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Michelle Paver (Head of Zeus: 2019)

The introductory specia lmoment of this novel is a violent death (ice-pick to the head) in the year 1913 and in a Suffolk village (the author prefers the term ‘hamlet’). For this brutal act a respected and mysticism-obsessed landowner, Edmund Stearne, was convicted and asylumed for the remainder of his life.

But did he do it? His 16-year-old daughter, Maud, had told the court she had seen him, ice-pick in hand, set about the victim in the orchard. Had she lied?

‘Yes’, half a century later, alleges a journalist fulsomely guilty of sensational Sunday journalism and of writing a book pointing to Maud as the murderer. She, in 1966, is a close-mouthed spinster recluse approaching her seventieth year. Public interest in the case had soared due to the discovery of three archived and astonishing paintings by her father in captivity – all featuring a woman surrounded by malevolent little monsters – devils – bringing the work of a certain fifteenth century Mr Hieronymus Bosch to mind.

Angered by the ‘preposterous’ journalistic expose, Maud Stearne is ready to tell her story. It begins with her childhood, from which sweetness and light are largely absent. Present instead are her father’s fiercely comprehensive domestic despotism, and her mother’s annual pregnancies, most ending badly.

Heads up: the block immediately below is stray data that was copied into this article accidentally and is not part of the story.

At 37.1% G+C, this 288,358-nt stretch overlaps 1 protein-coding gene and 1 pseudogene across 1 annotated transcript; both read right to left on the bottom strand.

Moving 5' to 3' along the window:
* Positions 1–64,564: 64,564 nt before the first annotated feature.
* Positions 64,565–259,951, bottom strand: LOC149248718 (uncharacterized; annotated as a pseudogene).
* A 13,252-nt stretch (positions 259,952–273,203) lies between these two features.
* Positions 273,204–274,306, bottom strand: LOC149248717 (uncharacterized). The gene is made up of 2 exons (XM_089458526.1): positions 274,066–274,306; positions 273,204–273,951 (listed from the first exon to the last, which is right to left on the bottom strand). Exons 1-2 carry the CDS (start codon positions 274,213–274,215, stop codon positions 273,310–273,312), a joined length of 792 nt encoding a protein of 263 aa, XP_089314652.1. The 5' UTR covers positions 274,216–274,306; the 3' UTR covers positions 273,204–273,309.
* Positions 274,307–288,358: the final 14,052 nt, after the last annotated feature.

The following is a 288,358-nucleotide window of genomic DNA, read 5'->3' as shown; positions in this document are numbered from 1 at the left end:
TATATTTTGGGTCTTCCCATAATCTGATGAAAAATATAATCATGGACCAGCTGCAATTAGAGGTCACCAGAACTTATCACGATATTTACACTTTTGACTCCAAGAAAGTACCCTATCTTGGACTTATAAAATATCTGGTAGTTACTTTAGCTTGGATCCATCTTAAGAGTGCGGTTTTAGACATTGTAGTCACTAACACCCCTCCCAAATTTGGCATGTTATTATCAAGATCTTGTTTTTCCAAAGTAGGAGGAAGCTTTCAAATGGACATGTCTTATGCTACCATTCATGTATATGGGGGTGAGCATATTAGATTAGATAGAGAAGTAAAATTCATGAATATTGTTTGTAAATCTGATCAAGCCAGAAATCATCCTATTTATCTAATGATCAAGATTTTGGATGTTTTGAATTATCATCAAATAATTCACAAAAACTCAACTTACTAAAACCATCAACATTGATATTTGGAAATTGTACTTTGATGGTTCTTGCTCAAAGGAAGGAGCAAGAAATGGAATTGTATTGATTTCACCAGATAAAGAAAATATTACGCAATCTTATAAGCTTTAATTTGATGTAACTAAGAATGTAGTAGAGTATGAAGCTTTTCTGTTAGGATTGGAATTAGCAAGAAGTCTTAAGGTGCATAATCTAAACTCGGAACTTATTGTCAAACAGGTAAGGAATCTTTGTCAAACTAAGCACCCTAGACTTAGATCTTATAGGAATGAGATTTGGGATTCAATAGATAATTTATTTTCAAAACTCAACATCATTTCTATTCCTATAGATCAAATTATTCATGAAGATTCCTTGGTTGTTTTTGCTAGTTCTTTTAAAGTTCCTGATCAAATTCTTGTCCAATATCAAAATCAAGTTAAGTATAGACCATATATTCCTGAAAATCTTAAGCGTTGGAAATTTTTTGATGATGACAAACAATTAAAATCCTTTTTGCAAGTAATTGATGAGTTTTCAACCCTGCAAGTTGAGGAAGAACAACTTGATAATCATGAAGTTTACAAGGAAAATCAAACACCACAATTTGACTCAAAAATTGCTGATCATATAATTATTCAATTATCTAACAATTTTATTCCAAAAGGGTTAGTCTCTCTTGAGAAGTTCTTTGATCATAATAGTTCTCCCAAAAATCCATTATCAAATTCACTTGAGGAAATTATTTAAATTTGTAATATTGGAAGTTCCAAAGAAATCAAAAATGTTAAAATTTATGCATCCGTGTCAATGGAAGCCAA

Maud faces thrashings for the smallest crimes. She cannot be unaffected by the superstitious beliefs of house servants. Her world is one in which an owl is as much a messenger as a bird, in which the undrained fen nearby is a place of spirits and danger, and the images of devils decorating the parish church are much in her head. A reader might see this emerging narrative as exceedingly grim soup.

But the book’s atmosphere changes and the soup becomes less grim. Maud’s unfortunate mother dies, Mr Edmund Stearne’s exercise of authority inexplicably becomes less brutally oppressive, and the fen, for Maud, becomes a friendlier place. Precocious, before long she becomes her father’s secretary. More mysteries wake up. While Edmund Stearne for his own reasons pursues research about a sin- tormented woman from the Bosch era, Maud pursues her own investigation into the origins of her father’s guilty feelings about his own past, through clandestine recourse to his diary.

So, what was Maud’s role in the ice-pick murder of 1913? A satisfying answer is supplied before the end.


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